Hospital responses to staff who have experienced domestic and family violence: a qualitative study with survivor staff and hospital managers

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  • 1 University of Melbourne, Australia
  • | 2 University of Melbourne, Australia and The Royal Women’s Hospital, Australia
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Health professionals play a critical role in responding to the health consequences of domestic and family violence (DFV). However, health professional women themselves experience high rates of DFV and there is scant evidence underpinning hospital workplace responses. The aim of this Australian research was to explore the views of survivor health professional women and their managers about the role of the hospital workplace in responding to survivor staff. A ‘combined methodological approach’ encompassed open-ended survey questions to survivor health professionals about workplace experiences and support needs. Managers participated in an interview about the employment response. Thematic analysis of survivor staff (n=93) and manager (n=18) data identified three themes: (a) Understand that DFV affects staff, (b) Support for staff is essential and (c) Challenges of establishing a safe workplace. Survivors wanted understanding about how trauma had affected them, and managers recognised that staff were exposed to potentially triggering patient narratives of abuse. Both groups believed that formal resources and support were essential, including managers trained to respond sensitively to disclosures of DFV. However, challenges to creating an environment where staff felt emotionally and physically safe were identified. A trauma and violence informed hospital response could promote recovery for survivor staff and patients.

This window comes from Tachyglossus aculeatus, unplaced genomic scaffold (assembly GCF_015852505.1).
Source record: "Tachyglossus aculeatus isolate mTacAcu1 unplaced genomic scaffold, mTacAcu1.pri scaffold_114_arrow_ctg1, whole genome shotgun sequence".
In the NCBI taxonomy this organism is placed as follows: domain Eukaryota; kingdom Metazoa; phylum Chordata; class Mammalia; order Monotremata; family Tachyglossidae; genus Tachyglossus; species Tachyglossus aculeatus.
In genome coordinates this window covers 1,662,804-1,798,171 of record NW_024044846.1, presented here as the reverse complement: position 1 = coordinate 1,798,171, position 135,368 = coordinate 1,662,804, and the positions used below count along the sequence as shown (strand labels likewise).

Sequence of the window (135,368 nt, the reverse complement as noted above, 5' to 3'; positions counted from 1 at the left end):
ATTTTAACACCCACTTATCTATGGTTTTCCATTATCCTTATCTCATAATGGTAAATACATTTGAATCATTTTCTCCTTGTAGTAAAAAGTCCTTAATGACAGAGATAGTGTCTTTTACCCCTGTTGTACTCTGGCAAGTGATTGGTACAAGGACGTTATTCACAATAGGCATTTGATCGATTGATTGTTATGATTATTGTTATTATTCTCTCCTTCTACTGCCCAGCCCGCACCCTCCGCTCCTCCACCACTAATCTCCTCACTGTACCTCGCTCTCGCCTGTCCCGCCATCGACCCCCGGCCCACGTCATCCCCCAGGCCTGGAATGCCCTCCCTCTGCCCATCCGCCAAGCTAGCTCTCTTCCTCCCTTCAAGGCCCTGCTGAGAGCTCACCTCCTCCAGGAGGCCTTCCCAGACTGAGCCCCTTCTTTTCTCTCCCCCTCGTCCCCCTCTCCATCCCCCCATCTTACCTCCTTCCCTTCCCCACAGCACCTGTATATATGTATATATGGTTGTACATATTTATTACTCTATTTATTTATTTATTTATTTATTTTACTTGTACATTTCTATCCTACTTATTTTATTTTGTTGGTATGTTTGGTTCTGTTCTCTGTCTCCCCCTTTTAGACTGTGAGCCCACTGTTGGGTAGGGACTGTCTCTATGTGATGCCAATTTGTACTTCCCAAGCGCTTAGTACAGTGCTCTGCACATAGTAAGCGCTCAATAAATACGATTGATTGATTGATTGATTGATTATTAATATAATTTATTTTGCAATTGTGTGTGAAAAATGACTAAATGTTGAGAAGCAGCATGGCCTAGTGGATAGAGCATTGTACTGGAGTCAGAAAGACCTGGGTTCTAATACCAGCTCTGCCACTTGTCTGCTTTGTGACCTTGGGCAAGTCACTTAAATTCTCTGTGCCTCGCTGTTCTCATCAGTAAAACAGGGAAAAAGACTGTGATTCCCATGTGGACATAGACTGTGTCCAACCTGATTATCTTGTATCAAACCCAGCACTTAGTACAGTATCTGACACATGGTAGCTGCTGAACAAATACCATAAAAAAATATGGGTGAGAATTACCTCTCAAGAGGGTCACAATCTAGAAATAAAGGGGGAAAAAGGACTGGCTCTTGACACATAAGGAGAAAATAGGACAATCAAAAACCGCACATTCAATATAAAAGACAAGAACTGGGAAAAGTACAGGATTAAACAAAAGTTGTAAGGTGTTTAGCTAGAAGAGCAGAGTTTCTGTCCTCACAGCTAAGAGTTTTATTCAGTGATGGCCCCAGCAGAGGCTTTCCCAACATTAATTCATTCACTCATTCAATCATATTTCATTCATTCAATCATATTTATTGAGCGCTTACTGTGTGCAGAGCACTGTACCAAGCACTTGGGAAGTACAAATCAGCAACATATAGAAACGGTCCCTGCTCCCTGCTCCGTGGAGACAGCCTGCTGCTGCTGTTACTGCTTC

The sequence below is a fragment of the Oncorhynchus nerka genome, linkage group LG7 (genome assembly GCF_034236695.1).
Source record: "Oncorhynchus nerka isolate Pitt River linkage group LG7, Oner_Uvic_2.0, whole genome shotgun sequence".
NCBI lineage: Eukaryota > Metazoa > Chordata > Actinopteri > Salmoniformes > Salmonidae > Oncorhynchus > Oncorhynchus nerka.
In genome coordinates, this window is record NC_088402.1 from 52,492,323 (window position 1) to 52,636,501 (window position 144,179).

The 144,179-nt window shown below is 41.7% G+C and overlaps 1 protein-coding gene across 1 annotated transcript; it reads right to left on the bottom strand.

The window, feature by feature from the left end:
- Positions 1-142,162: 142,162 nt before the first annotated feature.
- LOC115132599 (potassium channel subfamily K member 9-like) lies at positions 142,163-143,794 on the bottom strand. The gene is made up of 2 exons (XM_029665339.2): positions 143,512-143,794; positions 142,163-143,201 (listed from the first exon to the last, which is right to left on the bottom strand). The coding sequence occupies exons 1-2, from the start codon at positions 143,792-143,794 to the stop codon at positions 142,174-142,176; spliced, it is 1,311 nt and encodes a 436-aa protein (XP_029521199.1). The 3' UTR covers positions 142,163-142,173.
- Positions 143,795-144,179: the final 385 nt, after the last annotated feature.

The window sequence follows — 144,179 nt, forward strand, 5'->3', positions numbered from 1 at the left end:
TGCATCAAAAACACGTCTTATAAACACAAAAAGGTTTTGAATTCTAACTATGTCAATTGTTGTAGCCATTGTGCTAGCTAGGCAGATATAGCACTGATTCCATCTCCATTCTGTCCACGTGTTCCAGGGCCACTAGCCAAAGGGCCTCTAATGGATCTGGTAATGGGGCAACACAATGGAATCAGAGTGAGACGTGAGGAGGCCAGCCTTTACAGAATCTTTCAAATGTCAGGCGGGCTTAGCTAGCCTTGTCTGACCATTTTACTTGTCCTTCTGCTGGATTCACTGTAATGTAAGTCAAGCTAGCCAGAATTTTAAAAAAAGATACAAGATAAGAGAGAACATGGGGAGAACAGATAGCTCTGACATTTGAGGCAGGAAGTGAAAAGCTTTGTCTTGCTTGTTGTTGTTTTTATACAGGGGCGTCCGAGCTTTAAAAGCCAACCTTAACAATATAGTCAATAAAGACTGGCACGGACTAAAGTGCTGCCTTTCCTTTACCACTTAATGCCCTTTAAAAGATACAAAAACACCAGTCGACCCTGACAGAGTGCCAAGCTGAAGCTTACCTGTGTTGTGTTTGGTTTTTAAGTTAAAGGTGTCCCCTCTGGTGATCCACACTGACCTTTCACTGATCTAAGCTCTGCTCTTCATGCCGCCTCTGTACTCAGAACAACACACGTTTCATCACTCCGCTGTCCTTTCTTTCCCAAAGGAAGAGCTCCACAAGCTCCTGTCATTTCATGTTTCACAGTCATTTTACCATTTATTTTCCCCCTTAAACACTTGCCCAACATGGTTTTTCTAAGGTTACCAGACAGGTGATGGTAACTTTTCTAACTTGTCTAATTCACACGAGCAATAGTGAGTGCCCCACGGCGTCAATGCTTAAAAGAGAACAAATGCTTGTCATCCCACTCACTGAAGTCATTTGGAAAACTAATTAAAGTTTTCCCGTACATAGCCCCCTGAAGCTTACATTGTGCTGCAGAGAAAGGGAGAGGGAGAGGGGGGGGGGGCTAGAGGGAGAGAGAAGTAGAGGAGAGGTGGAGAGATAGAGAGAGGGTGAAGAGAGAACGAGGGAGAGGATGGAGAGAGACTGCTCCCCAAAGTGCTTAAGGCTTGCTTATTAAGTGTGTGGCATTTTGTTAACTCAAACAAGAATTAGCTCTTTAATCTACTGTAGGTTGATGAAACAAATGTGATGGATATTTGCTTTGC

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  • 1 University of Melbourne, Australia
  • | 2 University of Melbourne, Australia and The Royal Women’s Hospital, Australia

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